Enumerables in Delphi

It is not a surprise that most programming languages in our time have the built-in support for enumerators/iterators. This is a mandatory feature since enumerators and enumerable collections simplify the development of applications and make the code cleaner. Languages such as C#, Java or Delphi have built-in syntax constructs that allow simplified and clean ways of enumerating over a collection by the means of  “foreach” or special “for” loops.

In Delphi, enumerators have been added to the language for some time now in form of a special “for” loop (you can read in the Help about it more). It allows enumerating elements of an array, string and in most collection classes. While in the case of intrinsic types, the compiler simply transforms the loop into an ordinary “for” loop, in the case of collection classes things become more interesting. But let’s take each case separately:

Enumerating over a String:

var
  LString: String;
  LChar: Char;
begin
  LString := 'Hello World';

  for LChar in LString do
    Write(c);
end;

It’s simple as that! It does not have such a negative impact on the speed and make your code look much cleaner, it also helps avoid using an index variable. The same method can be applied for AnsiString, WideString and ShortString.

Enumerating over an Array:

var
  LArr: TBytes;
  LByte: Byte;
begin
  LArr := TBytes.Create(1, 2, 3, 4, 5);

  for LByte in LArr do
    Write(LByte);
end.

Looks simple. And indeed it is! There are more use cases for different types of arrays, but you can find that in the Help.

Enumerating over a collection:

var
  List: TList<Integer>;
  I: Integer;
begin
  List := TList<Integer>.Create();
  List.AddRange([1, 2, 3, 4, 5]);

  for I in List do
    WriteLn(I);
end.

In this case the overhead for the “for” loop is higher since a call to List.GetEnumerator() is made to obtain an enumerator object. Then at each iteration the MoveNext() and Current() methods are called on the enumerator to move to the next element in the list and retrieve its value.

There are in fact only a few rules that you must abide in order to support enumeration in your collections:

  1. You must have either a class, interface or record type.
  2. Your class, interface or record must expose a GetEnumerator() function that returns an enumerator.
  3. The enumerator can be either a class, interface or a record type.
  4. The enumerator must expose a MoveNext() function that returns a Boolean and a Current property that returns the current element.
  5. When the enumerator is created there is no current element selected. Only after the first call to MoveNext() your enumerator must select the first element in the collection.
  6. MoveNext() must return true if the next element was selected or false if the collection is finished.

Extreme case — enumerating over a record using a record enumerator:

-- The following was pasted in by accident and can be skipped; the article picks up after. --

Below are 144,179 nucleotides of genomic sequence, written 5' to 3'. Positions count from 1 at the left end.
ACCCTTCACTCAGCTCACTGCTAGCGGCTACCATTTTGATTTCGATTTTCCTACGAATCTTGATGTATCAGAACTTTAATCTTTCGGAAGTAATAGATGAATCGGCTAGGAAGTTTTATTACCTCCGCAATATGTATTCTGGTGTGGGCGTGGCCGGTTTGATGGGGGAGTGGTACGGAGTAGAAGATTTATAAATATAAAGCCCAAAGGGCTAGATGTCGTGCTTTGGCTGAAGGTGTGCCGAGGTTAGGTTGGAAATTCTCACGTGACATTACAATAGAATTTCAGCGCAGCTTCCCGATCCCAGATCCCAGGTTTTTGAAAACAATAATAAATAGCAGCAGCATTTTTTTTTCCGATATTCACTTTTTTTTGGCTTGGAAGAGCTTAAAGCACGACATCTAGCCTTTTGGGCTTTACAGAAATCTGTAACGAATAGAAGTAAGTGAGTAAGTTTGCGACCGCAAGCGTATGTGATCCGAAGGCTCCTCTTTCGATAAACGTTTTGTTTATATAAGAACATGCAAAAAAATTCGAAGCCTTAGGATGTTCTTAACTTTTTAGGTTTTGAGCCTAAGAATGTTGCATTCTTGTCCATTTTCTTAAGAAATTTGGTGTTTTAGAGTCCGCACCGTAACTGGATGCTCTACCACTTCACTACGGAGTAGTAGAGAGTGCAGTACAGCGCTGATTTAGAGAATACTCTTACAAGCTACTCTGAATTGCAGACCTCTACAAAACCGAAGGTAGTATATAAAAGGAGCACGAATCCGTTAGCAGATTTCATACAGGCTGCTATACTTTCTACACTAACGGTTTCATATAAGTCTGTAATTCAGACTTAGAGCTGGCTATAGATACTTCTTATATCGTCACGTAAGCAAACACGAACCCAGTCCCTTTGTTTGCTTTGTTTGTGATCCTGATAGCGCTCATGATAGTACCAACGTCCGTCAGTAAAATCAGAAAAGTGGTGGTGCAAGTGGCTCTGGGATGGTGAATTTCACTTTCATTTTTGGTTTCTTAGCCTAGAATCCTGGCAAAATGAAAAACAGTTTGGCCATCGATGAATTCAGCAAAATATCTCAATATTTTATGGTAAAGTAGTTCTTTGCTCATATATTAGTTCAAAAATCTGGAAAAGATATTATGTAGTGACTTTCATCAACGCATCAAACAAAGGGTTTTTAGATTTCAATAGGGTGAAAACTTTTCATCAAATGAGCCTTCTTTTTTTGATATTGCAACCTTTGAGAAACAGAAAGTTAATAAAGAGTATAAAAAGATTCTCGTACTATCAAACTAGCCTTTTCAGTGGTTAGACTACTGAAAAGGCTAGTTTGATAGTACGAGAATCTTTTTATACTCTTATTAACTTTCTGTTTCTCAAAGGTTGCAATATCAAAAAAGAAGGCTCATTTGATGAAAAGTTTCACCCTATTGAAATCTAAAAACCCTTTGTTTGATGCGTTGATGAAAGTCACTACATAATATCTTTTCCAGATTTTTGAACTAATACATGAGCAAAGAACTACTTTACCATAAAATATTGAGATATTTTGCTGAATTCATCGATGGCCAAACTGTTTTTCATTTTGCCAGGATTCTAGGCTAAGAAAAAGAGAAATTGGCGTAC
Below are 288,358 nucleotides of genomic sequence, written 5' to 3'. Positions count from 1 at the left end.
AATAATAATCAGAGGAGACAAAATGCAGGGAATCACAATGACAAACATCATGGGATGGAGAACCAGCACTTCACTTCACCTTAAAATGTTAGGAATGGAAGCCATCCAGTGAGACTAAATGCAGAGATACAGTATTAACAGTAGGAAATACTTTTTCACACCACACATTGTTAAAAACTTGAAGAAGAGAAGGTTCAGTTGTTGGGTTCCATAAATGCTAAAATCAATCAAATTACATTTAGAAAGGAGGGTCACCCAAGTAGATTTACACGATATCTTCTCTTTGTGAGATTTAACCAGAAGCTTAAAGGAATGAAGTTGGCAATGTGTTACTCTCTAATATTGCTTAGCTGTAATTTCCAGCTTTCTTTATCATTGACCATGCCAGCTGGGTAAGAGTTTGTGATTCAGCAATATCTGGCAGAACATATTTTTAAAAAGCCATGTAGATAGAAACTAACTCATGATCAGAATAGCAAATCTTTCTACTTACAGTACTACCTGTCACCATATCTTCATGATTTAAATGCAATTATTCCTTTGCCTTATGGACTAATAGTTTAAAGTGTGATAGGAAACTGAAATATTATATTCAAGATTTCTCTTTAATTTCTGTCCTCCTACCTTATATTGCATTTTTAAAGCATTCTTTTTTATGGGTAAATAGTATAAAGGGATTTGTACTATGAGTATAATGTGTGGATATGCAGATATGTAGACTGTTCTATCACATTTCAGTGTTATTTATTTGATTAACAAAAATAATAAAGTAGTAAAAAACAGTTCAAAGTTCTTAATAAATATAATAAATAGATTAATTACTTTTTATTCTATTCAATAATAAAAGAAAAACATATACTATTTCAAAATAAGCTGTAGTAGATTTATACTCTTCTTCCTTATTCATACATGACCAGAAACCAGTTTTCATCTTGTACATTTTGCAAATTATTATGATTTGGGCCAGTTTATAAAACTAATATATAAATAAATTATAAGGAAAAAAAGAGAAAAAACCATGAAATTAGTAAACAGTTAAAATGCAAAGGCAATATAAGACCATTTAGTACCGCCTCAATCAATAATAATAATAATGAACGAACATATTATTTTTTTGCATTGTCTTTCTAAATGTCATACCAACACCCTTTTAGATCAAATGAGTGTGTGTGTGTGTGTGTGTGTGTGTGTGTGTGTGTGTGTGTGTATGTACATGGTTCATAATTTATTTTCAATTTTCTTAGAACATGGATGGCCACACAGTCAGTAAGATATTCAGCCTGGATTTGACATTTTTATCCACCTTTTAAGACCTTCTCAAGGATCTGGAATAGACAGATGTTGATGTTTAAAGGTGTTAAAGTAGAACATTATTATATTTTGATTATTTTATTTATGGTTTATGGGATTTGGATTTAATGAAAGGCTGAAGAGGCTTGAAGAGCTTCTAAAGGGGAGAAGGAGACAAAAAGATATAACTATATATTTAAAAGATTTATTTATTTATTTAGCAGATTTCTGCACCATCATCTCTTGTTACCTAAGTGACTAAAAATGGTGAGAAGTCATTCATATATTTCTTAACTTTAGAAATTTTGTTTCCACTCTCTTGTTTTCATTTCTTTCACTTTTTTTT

type
  { The enumerator record }
  TRecordEnumerator = record
  private
    FArray: TBytes;
    FIndex: Integer;

    function GetCurrent: Byte;
  public
    function MoveNext(): Boolean;
    property Current: Byte read GetCurrent;
  end;

  { The record/collection that will be enumerated }
  TRecordCollection = record
  private
    FArray: TBytes;
  public
    function GetEnumerator(): TRecordEnumerator;
  end;

{ TRecordCollection }

function TRecordCollection.GetEnumerator: TRecordEnumerator;
begin
  Result.FArray := FArray;
  Result.FIndex := -1;
end;

{ TRecordEnumerator }

function TRecordEnumerator.GetCurrent: Byte;
begin
  Result := FArray[FIndex];
end;

function TRecordEnumerator.MoveNext: Boolean;
begin
  Inc(FIndex);

  if FIndex >= Length(FArray) then
    Exit(false);

  Exit(true);
end;

var
  LColl: TRecordCollection;
  B: Byte;

begin
  LColl.FArray := TBytes.Create(1, 2, 3, 4, 5, 6);

  for B in LColl do
    WriteLn(B);

  ReadLn;
end.

The compiler doesn’t really care what it is enumerating and what it uses to do that. It simply must find the required methods exposed in the enumerated collection and in the enumerator.

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About the Author: Alexandru Ciobanu

9 Comments

  1. It’s a Delphi for .Net feature, so it is in the language from the first version of Delphi that included a .Net personality. It isn’t exclusive to .Net of course. You can use it in the Win32 personality as well.

  2. Bare in mind also, that templates was introduced in Delphi 2009, so the specific example that uses templates (the one with the TList variable) won’t work in earlier versions, even though the enumerable language feature is available.

  3. Oh, so if I understand this correctly, all Delphi.NET versions, and for Win32, only Delphi 2009.

    Is that right?

  4. No 🙂
    All Delphi versions (including the Win32 one) starting with Delphi.NET times.

    Enumerators were present in Delphi.NET and support was added to win32 version to make the languages compatible.

  5. The first version that supported .Net would have been Delphi 8 according to wikipedia. But wikipedia says that there was no Win32 version of Delphi 8, so the first Win32 version of Delphi where these enumerators are available is Delphi 2005, as far as I can see.

  6. Yes, in Delphi 9 they revived the win32 version. I skipped to Delphi 10 directly, but I think it was first introduced in 9.

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